A press release on Sen. Bernie Sanders’ website last August is fascinating for its irony. The release notes that the scale of highway work being done in Vermont at that time was matched only by the spate of rebuilding that took place after the 1927 floods destroyed hundreds of bridges statewide.
That disaster resulted in federal funding, but not without controversy: “After short but spirited debate, Vermonters swallowed their pride and agreed to accept $2.7 million in federal aid (about $33 million in today’s buying power),” notes Sen. Sanders’ release.
Imagine that: pride actually had to be swallowed to stomach $33 million in federal aid. Today, in contrast, the stimulus aid to Vermont’s highways is $143 million just in the last two years, let alone the hundreds of millions that come in through various other federal programs.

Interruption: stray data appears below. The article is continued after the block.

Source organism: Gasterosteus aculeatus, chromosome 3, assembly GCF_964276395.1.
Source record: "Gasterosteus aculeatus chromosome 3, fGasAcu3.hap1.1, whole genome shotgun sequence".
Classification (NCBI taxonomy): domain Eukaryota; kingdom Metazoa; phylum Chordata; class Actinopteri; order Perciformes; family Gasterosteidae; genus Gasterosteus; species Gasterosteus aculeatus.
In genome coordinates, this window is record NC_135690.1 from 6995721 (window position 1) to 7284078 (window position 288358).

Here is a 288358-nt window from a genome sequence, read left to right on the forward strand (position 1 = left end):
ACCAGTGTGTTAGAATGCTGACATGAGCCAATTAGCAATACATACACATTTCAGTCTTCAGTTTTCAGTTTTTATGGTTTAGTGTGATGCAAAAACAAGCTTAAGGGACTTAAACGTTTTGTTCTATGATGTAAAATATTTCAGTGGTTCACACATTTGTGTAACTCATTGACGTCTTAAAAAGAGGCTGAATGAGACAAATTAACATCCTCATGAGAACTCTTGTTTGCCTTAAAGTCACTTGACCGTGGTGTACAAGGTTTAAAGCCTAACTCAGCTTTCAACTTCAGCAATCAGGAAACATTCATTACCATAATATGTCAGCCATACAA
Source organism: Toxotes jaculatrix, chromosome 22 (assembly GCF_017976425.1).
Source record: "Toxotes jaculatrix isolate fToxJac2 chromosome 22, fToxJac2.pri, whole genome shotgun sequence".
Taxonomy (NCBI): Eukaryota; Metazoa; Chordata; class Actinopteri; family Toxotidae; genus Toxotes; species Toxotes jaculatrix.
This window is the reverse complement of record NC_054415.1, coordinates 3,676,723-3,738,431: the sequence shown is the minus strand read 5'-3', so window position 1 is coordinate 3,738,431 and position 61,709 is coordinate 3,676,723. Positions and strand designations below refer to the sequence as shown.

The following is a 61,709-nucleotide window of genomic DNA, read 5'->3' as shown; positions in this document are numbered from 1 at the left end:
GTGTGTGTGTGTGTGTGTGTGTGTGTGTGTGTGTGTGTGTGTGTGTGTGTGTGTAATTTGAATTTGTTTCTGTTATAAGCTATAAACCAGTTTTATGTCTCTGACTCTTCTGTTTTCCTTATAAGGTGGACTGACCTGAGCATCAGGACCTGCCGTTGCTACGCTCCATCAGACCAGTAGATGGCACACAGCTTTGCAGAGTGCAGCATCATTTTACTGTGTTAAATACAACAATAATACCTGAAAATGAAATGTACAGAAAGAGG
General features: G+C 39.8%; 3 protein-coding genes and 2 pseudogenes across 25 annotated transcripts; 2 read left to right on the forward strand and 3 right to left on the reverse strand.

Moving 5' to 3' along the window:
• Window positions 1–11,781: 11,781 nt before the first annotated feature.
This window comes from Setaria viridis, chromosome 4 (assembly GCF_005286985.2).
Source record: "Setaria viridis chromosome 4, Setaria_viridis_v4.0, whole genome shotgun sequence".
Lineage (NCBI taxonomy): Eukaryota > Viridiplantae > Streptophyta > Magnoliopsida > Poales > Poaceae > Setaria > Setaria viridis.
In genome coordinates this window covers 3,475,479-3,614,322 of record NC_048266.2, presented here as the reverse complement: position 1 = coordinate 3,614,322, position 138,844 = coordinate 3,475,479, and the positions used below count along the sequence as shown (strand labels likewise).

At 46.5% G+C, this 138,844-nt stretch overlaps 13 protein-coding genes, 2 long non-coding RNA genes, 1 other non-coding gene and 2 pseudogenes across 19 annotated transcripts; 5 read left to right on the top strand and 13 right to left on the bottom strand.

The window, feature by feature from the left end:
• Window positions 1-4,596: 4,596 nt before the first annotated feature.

I recall a gathering last year with some of our local lawmakers, in which one of them noted with satisfaction that Vermont comes out ahead of many other states when it comes to the amount of federal dollars coming in, compared to how much we all pay to the federal government. I would frame it another way: Vermont is being subsidized by money from other states’ taxpayers.
I can’t speak for anyone else, of course, but I’m not fond of being bribed by my own money, even if it’s mixed with a pile of cash from some of my other fellow citizens.